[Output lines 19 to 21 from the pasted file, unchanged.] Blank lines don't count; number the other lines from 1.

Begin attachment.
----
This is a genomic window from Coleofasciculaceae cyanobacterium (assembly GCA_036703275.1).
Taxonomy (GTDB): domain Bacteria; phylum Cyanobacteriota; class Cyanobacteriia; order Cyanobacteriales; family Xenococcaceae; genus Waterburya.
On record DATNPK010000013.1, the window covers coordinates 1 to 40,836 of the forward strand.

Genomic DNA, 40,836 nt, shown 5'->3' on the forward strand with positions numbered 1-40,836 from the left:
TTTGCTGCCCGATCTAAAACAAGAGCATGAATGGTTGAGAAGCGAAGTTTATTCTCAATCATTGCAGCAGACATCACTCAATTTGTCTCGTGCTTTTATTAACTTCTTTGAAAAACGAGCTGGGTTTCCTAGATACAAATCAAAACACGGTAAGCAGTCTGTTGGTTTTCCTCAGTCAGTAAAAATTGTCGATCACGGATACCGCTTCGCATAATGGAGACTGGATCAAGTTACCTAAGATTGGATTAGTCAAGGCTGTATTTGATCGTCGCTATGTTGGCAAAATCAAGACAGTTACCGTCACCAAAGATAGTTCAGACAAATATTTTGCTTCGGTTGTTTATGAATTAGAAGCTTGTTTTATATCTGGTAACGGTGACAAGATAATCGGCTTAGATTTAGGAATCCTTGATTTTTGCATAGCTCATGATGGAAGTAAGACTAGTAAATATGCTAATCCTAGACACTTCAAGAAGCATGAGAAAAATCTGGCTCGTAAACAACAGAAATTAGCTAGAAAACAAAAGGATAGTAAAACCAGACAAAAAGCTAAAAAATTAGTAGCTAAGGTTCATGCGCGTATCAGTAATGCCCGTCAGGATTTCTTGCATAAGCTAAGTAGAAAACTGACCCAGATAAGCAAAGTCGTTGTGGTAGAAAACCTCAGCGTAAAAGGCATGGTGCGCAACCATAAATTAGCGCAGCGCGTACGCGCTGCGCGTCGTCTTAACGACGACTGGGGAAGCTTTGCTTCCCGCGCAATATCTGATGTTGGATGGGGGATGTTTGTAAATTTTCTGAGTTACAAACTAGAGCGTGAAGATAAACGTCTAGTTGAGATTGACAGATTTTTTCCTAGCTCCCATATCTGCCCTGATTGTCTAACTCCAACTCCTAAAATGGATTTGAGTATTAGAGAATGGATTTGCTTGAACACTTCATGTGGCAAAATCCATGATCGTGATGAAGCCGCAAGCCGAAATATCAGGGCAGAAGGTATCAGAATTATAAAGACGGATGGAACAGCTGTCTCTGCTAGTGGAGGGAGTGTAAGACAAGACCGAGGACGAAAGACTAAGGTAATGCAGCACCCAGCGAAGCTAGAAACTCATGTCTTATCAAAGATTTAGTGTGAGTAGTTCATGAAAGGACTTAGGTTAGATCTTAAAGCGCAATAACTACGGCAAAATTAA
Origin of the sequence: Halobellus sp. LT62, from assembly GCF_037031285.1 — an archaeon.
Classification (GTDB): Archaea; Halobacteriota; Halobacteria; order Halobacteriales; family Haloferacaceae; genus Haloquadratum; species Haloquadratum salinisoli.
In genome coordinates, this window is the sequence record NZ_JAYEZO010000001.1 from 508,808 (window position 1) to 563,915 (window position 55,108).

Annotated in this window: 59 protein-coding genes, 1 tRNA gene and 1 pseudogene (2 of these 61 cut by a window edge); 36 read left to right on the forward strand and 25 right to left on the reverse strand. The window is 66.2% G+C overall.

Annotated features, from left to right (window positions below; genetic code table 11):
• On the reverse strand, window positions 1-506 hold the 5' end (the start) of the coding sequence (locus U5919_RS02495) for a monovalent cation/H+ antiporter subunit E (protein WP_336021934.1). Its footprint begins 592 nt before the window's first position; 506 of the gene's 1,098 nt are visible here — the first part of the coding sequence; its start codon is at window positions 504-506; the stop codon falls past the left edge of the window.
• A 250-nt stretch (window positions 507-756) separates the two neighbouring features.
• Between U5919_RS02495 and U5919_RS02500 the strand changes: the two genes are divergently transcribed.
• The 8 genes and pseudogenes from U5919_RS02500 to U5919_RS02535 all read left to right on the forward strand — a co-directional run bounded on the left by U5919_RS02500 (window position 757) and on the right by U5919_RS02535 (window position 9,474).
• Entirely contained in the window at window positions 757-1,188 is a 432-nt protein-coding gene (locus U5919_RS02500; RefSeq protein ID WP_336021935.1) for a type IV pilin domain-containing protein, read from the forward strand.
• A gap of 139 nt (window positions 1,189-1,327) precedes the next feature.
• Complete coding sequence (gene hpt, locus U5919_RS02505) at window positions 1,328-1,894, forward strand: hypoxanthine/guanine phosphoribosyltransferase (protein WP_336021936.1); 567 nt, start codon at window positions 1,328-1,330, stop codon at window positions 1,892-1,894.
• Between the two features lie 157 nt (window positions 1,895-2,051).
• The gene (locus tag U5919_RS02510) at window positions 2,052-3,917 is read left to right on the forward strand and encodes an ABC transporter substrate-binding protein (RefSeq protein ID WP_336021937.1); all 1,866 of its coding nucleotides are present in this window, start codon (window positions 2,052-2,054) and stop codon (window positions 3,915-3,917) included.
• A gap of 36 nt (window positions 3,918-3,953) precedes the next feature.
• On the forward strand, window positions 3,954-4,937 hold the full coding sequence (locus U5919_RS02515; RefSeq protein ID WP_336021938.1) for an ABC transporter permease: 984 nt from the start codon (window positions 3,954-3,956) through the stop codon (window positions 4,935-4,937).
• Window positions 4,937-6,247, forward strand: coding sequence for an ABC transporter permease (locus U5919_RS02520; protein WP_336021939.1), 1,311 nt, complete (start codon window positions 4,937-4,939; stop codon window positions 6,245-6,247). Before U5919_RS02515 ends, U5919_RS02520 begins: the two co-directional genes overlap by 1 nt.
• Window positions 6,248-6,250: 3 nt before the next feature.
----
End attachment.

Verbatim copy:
• The gene (locus tag U5919_RS02510) at window positions 2,052-3,917 is read left to right on the forward strand and encodes an ABC transporter substrate-binding protein (RefSeq protein ID WP_336021937.1); all 1,866 of its coding nucleotides are present in this window, start codon (window positions 2,052-2,054) and stop codon (window positions 3,915-3,917) included.
• A gap of 36 nt (window positions 3,918-3,953) precedes the next feature.
• On the forward strand, window positions 3,954-4,937 hold the full coding sequence (locus U5919_RS02515; RefSeq protein ID WP_336021938.1) for an ABC transporter permease: 984 nt from the start codon (window positions 3,954-3,956) through the stop codon (window positions 4,935-4,937).